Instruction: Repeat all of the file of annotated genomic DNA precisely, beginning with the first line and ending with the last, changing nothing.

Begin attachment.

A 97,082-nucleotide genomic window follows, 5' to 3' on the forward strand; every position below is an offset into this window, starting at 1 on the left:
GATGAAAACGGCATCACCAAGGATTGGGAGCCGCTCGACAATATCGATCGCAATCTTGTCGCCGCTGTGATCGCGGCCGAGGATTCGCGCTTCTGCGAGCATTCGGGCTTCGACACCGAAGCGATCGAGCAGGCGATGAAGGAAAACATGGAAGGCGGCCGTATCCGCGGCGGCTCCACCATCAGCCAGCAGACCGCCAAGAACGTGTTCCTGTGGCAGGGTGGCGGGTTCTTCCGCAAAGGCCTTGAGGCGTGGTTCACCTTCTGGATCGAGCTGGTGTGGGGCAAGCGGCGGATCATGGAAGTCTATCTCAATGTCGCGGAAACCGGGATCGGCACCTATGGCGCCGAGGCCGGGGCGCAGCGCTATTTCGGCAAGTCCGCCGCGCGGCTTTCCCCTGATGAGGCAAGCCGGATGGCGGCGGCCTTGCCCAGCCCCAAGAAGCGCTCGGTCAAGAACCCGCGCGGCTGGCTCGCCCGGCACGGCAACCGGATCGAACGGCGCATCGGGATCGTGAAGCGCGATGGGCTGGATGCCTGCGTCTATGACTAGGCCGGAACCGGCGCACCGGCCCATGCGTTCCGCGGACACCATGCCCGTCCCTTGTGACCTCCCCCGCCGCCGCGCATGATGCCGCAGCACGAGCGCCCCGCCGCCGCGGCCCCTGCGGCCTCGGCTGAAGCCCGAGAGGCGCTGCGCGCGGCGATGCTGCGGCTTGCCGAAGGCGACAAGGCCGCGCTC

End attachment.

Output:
A 97,082-nucleotide genomic window follows, 5' to 3' on the forward strand; every position below is an offset into this window, starting at 1 on the left:
GATGAAAACGGCATCACCAAGGATTGGGAGCCGCTCGACAATATCGATCGCAATCTTGTCGCCGCTGTGATCGCGGCCGAGGATTCGCGCTTCTGCGAGCATTCGGGCTTCGACACCGAAGCGATCGAGCAGGCGATGAAGGAAAACATGGAAGGCGGCCGTATCCGCGGCGGCTCCACCATCAGCCAGCAGACCGCCAAGAACGTGTTCCTGTGGCAGGGTGGCGGGTTCTTCCGCAAAGGCCTTGAGGCGTGGTTCACCTTCTGGATCGAGCTGGTGTGGGGCAAGCGGCGGATCATGGAAGTCTATCTCAATGTCGCGGAAACCGGGATCGGCACCTATGGCGCCGAGGCCGGGGCGCAGCGCTATTTCGGCAAGTCCGCCGCGCGGCTTTCCCCTGATGAGGCAAGCCGGATGGCGGCGGCCTTGCCCAGCCCCAAGAAGCGCTCGGTCAAGAACCCGCGCGGCTGGCTCGCCCGGCACGGCAACCGGATCGAACGGCGCATCGGGATCGTGAAGCGCGATGGGCTGGATGCCTGCGTCTATGACTAGGCCGGAACCGGCGCACCGGCCCATGCGTTCCGCGGACACCATGCCCGTCCCTTGTGACCTCCCCCGCCGCCGCGCATGATGCCGCAGCACGAGCGCCCCGCCGCCGCGGCCCCTGCGGCCTCGGCTGAAGCCCGAGAGGCGCTGCGCGCGGCGATGCTGCGGCTTGCCGAAGGCGACAAGGCCGCGCTC